Tuesday, February 22, 2011

Raised Beds

Over the next four years, while Peter painted, Jean set about turning what was a field running down to the sea into a vegetable garden. By 2004, she was working as garden manager at nearby Creagh Gardens, and her own garden was on the West Cork Garden Trail.
"At that point, I decided to put all my energy into the garden and starting a cafe[currency] seemed a logical step," she said. From serving coffees, the cafe[currency] has expanded into a restaurant with seasonal menus based on produce from the garden and the local area.
In 2008, Gillian Hegarty, a talented young chef from the River Cafe[currency] in London, was recruited and today it's a family affair with daughters Tessa and Joanna working as daytime chefs, Kez handling front of house and Jean giving all her time to the gardens and her winter gardening courses.
When it comes to growing edibles, Perry's advice is to grow in raised beds.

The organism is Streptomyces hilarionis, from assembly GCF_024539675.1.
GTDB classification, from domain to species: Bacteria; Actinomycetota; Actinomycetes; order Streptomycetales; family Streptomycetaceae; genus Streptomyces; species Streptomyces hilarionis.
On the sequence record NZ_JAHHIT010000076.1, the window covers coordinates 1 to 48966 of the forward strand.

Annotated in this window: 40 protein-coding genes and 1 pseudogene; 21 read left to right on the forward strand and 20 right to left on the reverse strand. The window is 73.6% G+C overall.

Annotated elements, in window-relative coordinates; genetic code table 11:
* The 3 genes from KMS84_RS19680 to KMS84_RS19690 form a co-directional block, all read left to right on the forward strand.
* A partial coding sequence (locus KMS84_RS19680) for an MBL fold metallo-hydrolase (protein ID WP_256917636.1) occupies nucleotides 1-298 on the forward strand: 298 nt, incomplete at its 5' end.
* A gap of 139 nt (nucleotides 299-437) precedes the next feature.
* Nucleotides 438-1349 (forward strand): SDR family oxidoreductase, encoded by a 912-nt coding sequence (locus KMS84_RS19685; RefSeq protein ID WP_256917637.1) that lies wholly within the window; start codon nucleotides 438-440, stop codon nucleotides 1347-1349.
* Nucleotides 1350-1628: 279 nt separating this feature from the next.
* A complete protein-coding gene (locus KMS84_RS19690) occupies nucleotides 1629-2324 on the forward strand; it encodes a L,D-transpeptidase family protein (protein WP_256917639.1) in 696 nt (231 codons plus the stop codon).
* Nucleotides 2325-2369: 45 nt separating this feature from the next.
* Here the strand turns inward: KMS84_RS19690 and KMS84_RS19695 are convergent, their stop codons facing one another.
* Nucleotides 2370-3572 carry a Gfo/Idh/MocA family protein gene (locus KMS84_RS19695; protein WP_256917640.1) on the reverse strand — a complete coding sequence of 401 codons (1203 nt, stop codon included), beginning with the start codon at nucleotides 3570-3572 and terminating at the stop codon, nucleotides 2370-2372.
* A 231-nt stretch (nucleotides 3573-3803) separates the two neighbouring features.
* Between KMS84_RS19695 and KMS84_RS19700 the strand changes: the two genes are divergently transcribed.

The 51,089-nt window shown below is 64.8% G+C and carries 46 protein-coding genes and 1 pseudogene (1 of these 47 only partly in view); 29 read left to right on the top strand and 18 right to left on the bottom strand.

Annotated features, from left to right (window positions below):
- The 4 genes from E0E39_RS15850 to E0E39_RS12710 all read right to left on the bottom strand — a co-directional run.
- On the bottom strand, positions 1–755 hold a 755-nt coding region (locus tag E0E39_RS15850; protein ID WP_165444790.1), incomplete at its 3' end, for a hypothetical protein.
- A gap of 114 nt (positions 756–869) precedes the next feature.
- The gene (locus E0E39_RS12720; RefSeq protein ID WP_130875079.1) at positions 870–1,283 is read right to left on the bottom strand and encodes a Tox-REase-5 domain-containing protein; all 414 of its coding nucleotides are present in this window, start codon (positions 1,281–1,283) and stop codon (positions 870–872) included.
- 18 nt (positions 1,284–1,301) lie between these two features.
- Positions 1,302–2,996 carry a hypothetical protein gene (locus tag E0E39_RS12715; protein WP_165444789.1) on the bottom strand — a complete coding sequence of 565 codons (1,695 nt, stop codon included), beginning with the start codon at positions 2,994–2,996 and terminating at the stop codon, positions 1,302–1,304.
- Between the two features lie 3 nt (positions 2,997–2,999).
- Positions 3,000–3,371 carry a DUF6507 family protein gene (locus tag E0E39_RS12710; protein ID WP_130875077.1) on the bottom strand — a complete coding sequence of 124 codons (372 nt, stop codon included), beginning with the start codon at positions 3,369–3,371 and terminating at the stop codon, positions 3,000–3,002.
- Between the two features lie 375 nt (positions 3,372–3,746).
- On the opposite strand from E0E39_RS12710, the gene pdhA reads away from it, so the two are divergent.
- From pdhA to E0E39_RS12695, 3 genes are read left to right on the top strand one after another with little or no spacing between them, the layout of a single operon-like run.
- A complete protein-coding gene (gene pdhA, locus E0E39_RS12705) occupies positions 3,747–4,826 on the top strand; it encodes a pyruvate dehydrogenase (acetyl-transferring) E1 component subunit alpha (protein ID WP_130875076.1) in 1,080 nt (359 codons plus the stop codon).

"Since we've done that we've stopped digging, which is great for a woman: there's none of that backbreaking labour every year," she said. I favour deep digging, but Perry makes a convincing argument for her method.
"I believe there is so much beneficial life under the soil, bacteria and nematodes that work in a symbiosis," she said. "What we do is mulch all the time on the top of the bed, and that gets drawn in by the life under the soil.
"The more worms you have, the better. But every time you dig, you are breaking up their life systems. Think of nature: it never has bare soil, there is always something growing."
Perry's method of growing potatoes begins in autumn when she clears the ground of all weeds: couch grass, dock, nettles and dandelions.
"I then make a layered duvet of materials that will break down into the soil, garden compost, seaweed, and straw," she said. "If you don't have access to seaweed, you could use l awn mowing s or even shredded cardboard.
"Come spring, I'm ready to plant," she said. "I pull the duvet aside, make a hole with a trowel, drop in my potato, cover over with a bit of earth and replace the mulch again.
Once the shoots start to peep through I then add a layer of grass mowings that dry out and form a crust. The idea is that the mulch is heavy enough to stop the light getting to the potatoes."
This year, her yield from two beds measuring 7 foot by 14 foot was four sacks of potatoes which were on the restaurant menu by July.
Perry also believes in planting by the phases of the moon, but that's a topic that deserves a column all to itself.

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